Fintech Spotlight: Noesis and the Emergence of Three Way Marketplaces

In this week's FIntech Spotlight we speak to Noesis's Scott Harmon and learn about the evolvement of vendor aligned finance.

Within marketplace lending, most of the coverage of this emerging fintech sector is in regards to the connecting of investors and borrowers on P2P platforms. But, another market taking shape are three way marketplaces that match borrowers, investors and vendors. Learning more about this sector, Finance Magnates spoke with Scott Harmon, CEO of Noesis, whose firm operates a lending platform focused on the $30 billion a year energy supplies market, such as heating, ventilating and air conditioning (HVAC) equipment.

Operating in a niche market, Noesis connects vendors of commercial energy equipment and installers with customers and investors who can provide financing for projects, in what Harmon refers to as ‘vendor aligned finance’. The typical example of a Noesis customer is a building manager who uses Noesis to receive bids from vendors for their HVAC needs, and upon getting prices, also connects them to lenders.

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Overall, the marketplace is used to find and help fund energy and cost reducing projects, of which Harmon cited proper modernization of infrastructure which can reduce energy costs by 20%.

But, beyond connecting the players, the real technology of their platform and what may allow Noesis and other vendor aligned fintech firms to grab meaningful market share are the project insights they provide. In Noesis’s case, their software analyzes building projects to determine what the cost savings of installing new HVAC equipment are and the long-term benefits.

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On the surface, the obvious benefit of project evaluations are reports that vendors can use to pitch potential customers of the worthiness in upgrading their energy infrastructure. For customers, the energy estimates and cost estimates are useful for factoring future cash flows.

Scott Harmon, CEO of Noesis
Scott Harmon, CEO of Noesis

Harmon also explained that beyond vendors and their customers, the cost expectations and energy savings are useful for lenders. With it, they gain a clearer perspective on a building operator’s future cash flow and ability to repay their debt. As a result, the additional cash flow information allows lenders to provide capital for projects where simply evaluating the future resale of purchased equipment may not make economic sense.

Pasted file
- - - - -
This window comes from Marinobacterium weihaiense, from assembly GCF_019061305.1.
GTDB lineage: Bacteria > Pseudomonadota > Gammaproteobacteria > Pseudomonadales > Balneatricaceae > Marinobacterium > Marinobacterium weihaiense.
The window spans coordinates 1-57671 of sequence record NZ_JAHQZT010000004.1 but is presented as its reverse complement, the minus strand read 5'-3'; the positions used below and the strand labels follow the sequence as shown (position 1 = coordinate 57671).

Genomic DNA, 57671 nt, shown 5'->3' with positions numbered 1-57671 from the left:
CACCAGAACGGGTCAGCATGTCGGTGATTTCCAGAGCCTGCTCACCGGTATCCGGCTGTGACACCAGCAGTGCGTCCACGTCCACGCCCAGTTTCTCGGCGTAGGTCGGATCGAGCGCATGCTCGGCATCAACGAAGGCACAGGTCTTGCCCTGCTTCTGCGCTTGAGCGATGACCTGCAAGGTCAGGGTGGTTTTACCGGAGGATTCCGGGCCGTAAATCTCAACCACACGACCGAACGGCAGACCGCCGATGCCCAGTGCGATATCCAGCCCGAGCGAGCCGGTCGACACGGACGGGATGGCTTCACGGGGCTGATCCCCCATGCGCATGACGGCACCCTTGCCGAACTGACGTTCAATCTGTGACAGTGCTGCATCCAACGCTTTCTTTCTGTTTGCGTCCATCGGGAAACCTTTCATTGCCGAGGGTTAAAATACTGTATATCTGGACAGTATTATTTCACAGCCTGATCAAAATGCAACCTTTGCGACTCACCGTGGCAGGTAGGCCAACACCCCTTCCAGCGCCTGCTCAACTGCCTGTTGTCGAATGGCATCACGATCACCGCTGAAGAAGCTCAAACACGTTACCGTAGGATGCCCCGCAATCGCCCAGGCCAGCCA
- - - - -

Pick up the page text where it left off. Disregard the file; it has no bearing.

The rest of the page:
Overall, Harmon described that because of the overall benefits he believes, “That there is a trend in fintech to create three way marketplaces.” He cited that traditionally, vendors will have their own sales people to attract new deals, with some of the larger players also operating financing divisions. Through marketplaces, vendors have the ability to outsource segments of their sales process, as well as no longer needing to worry about sourcing financing for their customers.

In regards to their platform, Harmon stated that Noesis is working with a group of lenders that he described as “all have knowledge in the equipment financing space.” For lenders, the marketplace reduces the cost of acquiring loans as new deals are funneled to them through the platform. Currently, Harmon revealed that average loan sizes are for around $350,000. Overall, Noesis and other similar firms show the continued direction of marketplace platforms and their ability to carve out new niches in alternative finance.

Fintech Spotlight is a new column on Finance Magnates devoted to reviewing innovative financial technology companies and sector trends.

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